The gold-backed dollar will equal Zimbabwe’s official currency, the RTGS dollar. Unlike the RTGS dollar, which has significantly decreased in value over the past few years, the gold-backed dollar is expected to maintain its worth because of gold’s backing. The definition of gold backing is unclear.
The Reserve Bank of Zimbabwe states that a blockchain platform, a digital ledger ensuring secure and transparent transactions, will trade the GBD. This technology is expected to increase transparency and security in transactions, which is critical in a country where corruption and fraud are widespread.
The RBZ claims it will work with local banks and financial institutions to ensure Zimbabweans widely accept and access the gold-backed dollar. This requires educating and training people on using the GBD and creating infrastructure to support its use.
Will a digital currency save Zimbabwe
Many Zimbabweans are hopeful that introducing the gold-backed dollar will bring much-needed stability to the country’s economy. However, many more Zimbabweans are sceptical, pointing out that Zimbabwe has a long history of economic mismanagement and corruption.
The RBZ governor, John Mangudya, has expressed confidence in the GBD, stating that it is an innovative solution to Zimbabwe’s economic challenges. He believes that the new currency will help to restore confidence in the country’s financial system and attract foreign investment. The country has struggled with something, save for a brief period between 2009 and 2013 when the country abandoned all local currency and used foreign currency exclusively. However, Zimbabwe has an interesting history with digital currency.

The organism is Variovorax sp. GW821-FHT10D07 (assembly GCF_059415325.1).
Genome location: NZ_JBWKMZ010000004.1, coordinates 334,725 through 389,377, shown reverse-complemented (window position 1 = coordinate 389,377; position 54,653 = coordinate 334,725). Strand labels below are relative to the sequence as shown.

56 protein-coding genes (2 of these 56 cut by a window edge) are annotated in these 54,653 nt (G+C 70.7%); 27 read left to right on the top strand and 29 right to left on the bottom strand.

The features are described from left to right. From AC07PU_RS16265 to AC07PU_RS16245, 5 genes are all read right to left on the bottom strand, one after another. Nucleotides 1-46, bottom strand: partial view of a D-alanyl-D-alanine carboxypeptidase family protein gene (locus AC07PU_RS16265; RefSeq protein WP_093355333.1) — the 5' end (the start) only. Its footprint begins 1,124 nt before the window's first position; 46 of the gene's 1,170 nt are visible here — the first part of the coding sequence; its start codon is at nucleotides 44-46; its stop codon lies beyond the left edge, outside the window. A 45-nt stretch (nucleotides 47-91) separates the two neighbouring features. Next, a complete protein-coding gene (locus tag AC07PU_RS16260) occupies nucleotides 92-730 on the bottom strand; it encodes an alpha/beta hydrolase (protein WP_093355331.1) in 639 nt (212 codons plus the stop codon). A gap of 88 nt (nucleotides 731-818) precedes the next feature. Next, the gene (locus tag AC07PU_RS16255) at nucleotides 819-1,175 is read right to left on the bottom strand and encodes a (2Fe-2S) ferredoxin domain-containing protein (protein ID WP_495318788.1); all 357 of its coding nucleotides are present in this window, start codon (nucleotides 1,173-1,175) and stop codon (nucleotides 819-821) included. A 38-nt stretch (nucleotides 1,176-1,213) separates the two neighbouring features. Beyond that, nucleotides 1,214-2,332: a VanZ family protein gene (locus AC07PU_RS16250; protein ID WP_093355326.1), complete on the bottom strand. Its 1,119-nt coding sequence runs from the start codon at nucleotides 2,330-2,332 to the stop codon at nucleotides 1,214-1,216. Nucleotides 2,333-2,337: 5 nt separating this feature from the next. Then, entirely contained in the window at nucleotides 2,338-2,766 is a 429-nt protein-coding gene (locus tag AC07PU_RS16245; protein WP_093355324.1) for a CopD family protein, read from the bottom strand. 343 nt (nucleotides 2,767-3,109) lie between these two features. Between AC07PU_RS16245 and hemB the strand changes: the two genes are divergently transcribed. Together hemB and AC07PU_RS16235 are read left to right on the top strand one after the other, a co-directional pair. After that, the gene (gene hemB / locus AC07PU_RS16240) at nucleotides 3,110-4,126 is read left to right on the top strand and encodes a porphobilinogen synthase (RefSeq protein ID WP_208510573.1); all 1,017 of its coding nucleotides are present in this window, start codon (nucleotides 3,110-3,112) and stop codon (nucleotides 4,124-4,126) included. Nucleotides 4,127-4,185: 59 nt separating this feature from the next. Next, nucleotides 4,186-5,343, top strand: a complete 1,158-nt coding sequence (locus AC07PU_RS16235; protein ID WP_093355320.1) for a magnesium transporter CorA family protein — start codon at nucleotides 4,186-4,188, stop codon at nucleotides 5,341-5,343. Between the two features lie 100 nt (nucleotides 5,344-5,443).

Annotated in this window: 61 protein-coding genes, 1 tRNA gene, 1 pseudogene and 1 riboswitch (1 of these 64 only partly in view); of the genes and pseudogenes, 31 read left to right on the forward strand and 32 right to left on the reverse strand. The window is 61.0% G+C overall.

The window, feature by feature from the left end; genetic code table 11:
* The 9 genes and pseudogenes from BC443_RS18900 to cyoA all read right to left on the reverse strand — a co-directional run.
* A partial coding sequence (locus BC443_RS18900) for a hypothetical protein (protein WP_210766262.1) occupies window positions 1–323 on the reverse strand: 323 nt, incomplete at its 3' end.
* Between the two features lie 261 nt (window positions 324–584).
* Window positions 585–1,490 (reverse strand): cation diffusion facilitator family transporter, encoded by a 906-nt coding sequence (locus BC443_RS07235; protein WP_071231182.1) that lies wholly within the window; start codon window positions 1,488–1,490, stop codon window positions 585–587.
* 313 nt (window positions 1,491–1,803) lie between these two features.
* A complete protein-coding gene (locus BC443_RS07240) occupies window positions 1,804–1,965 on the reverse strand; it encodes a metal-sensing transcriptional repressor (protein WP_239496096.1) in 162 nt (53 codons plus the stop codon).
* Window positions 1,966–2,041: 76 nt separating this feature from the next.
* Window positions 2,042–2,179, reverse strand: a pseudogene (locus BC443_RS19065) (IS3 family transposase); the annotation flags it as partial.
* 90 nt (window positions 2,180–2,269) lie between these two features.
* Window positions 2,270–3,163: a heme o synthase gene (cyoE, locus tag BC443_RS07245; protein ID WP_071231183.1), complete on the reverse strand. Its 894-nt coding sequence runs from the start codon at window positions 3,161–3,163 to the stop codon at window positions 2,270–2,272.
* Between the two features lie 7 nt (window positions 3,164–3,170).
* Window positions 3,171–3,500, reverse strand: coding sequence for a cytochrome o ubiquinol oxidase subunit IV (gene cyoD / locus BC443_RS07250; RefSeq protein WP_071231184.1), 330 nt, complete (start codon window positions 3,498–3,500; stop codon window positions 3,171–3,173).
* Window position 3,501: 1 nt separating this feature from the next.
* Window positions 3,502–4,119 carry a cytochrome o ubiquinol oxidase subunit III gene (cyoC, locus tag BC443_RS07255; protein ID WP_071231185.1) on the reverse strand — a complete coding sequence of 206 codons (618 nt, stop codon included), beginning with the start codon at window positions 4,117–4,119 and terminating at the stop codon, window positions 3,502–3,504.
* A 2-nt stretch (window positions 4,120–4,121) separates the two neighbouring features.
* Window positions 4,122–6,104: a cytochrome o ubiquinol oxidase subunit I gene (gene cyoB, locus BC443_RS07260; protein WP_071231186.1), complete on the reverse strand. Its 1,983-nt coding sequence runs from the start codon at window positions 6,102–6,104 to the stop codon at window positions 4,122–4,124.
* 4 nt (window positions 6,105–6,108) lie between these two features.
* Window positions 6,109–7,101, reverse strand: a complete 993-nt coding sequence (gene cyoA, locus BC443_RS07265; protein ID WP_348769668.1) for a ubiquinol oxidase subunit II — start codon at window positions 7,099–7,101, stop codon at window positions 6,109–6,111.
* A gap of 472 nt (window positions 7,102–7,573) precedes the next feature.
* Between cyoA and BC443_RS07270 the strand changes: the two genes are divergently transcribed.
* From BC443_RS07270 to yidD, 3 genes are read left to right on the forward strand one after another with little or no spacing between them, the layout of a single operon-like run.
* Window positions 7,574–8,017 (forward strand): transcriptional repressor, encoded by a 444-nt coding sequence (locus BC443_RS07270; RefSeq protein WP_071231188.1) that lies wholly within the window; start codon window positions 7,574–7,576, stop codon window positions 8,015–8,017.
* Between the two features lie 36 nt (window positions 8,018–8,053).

Overall, Zimbabwe’s history with digital currency has been characterized by a mix of caution and experimentation. While the government has expressed concerns about the potential risks associated with digital currencies, the country’s economic challenges have made them an appealing alternative to traditional currencies.
Zimbabwe’s history with digital currency
In 2016, the Reserve Bank of Zimbabwe (RBZ) issued a circular indicating that it studied digital currencies and explored their potential benefits for the country. The RBZ also warned citizens against using digital currencies, citing concerns about fraud, money laundering, and terrorism financing.